The Tragic Tale of a Scam Gone Wrong

How not to scam people with fake NFTs

Jeffrey Berthiaume
3 min readMar 15, 2022

It was the perfect plan. Take an NFT project that is similar to a wildly successful one, copy it, and then launch it BEFORE they do — to make it seem like your project is the real one. (image used with permission)

Following the success of NFT collection “Invisible Friends”, a subsequent project spearheaded by two Invisible Friend holders was created. This was “The Invisible Kids”.

The artwork is beautiful, the animation looks flawless, and all-in-all this was on its way to be another of the up-and-coming blue chip NFT collections.

Unfortunately, the things that make a project look amazing to investors are the same things that attract pirates and bad actors.

(I’m sharing all of this, because I had also gotten caught up in it. I had seen the artwork via the scam Twitter, I had gotten Discord access to the scam project, and I was looking forward to minting it.)

What’s interesting is, the scam Twitter has 8,124 followers, while the legitimate one has 3,804. The Discords were also similar, with the scam one saying they had 2k members — but now that the real one has opened up (it was private before) it is now reporting over 20k.

The scam Discord is very active, with people asking for details, or whitelist, or saying it’s a scam, with almost all messages actively being deleted by the two mods. When they opened it up to mint, they claimed their website was being hacked and referred people to . You can very clearly see the difference between that, and the legit website.

In the barrage of questions asked on the Discord, people were asking why they hadn’t been doxxed, to which they replied they would dox “later in the week”. No other explanation given, and it was the same response when people asked when the reveal would be. Not knowing the reveal date makes sense (on projects like these, you have to play things by ear to see how well it is doing overall, as a way of encouraging and interacting with your audience). Not doxxing the support team on the other-hand is a huge red flag.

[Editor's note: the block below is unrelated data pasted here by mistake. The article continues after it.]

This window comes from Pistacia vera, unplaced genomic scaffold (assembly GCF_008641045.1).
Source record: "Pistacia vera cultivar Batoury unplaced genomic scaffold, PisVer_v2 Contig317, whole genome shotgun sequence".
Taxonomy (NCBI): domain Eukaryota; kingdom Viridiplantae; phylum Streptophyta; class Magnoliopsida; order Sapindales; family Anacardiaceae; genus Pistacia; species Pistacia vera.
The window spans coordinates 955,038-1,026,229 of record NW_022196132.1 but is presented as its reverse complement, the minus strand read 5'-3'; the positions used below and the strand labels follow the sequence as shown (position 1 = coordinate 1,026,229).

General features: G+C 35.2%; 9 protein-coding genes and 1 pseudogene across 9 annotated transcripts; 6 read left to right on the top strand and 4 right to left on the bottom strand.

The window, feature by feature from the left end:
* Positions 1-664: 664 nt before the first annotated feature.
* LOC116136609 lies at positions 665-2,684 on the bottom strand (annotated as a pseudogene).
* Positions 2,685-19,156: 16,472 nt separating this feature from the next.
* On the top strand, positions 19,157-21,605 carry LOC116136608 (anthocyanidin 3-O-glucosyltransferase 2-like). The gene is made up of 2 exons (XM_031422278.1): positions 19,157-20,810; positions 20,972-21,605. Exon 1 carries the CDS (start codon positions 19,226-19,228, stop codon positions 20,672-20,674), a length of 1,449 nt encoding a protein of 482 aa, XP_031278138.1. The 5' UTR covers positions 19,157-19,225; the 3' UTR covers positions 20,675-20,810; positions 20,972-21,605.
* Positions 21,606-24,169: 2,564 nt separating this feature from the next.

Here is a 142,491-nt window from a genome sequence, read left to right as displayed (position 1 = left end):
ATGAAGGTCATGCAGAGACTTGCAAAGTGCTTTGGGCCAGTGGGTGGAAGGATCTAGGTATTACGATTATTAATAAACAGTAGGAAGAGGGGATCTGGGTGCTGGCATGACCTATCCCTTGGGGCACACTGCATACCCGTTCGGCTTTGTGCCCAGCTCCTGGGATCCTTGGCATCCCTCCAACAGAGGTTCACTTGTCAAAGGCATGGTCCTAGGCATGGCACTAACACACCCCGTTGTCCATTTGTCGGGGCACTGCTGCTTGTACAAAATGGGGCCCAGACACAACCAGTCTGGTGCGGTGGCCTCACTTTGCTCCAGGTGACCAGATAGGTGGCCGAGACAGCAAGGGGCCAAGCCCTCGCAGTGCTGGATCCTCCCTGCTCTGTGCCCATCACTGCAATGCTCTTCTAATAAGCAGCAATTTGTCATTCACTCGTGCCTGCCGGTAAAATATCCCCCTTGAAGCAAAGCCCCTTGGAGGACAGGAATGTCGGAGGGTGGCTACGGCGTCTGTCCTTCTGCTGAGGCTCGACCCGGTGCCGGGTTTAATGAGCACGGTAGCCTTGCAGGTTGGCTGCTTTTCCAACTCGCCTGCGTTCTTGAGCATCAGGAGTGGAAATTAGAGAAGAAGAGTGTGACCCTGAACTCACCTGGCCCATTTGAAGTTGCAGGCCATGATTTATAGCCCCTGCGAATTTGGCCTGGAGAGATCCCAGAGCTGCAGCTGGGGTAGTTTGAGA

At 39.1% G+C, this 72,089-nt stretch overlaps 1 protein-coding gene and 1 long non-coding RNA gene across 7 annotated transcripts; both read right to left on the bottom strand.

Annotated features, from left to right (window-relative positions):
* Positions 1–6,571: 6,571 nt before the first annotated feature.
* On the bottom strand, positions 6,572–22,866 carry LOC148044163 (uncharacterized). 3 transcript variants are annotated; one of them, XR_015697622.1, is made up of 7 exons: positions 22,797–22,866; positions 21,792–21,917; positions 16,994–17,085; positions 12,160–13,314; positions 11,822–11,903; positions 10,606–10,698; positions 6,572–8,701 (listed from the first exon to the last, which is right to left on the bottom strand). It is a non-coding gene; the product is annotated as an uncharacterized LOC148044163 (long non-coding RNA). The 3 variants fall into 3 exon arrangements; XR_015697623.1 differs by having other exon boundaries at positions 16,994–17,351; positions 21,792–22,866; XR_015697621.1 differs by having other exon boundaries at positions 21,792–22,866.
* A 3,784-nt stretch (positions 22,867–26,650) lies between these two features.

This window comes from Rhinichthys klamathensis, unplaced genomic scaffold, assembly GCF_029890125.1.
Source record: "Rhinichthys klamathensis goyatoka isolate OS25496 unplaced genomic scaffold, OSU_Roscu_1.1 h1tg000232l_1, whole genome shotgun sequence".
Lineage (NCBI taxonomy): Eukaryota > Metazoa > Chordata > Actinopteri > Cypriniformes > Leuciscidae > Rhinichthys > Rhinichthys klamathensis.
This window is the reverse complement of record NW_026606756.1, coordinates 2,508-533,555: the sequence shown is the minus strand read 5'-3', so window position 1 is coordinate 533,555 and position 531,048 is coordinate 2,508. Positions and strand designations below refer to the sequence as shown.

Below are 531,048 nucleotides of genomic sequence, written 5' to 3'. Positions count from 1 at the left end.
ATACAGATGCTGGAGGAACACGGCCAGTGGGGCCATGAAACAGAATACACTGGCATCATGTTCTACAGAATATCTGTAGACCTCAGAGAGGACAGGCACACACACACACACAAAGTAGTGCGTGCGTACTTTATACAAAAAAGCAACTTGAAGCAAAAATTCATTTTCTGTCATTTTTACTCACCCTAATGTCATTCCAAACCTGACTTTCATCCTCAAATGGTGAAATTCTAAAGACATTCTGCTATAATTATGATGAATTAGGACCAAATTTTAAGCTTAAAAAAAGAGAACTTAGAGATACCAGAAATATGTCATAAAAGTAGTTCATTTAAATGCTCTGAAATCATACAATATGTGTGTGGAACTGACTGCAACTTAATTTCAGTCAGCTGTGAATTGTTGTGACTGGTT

The next step was going to Opensea and looking into the NFTs that were being minted. So far, only 22 items have been minted, because most people sensed that something was wrong with this. All mints have preview images saying “Content not available yet”.

Clicking one of the NFTs, and dropping down the Details panel, shows us the contract address. Clicking on it takes us to Etherscan. From that, I clicked on Contract, and saw that they had not Verified and Published their contract. That was the ultimate “no-go” for me — if we can’t see what they are doing and they refuse to doxx, there are no guarantees that this is anything but a rug pull.

What’s also interesting is, although there were only 6 items minted since they went public, the contract currently has 0 ETH, meaning they are withdrawing immediately in case anything goes wrong.

Hopefully this will give you insight into ways to “do your own research” and really dig in and analyze whether a project is too good to be true, or is something that you can ape in to, to make yourself a crypto fortune. Be safe out there my frens!

For more information, please follow me on Twitter @jeffreality or on Instagram @jeffreality.eth. You could also tip me using Venmo @jeffreality or via jeffreality.eth …



Jeffrey Berthiaume

Jeffrey Berthiaume is a technology veteran and senior executive, who has spent decades creating and innovating technology.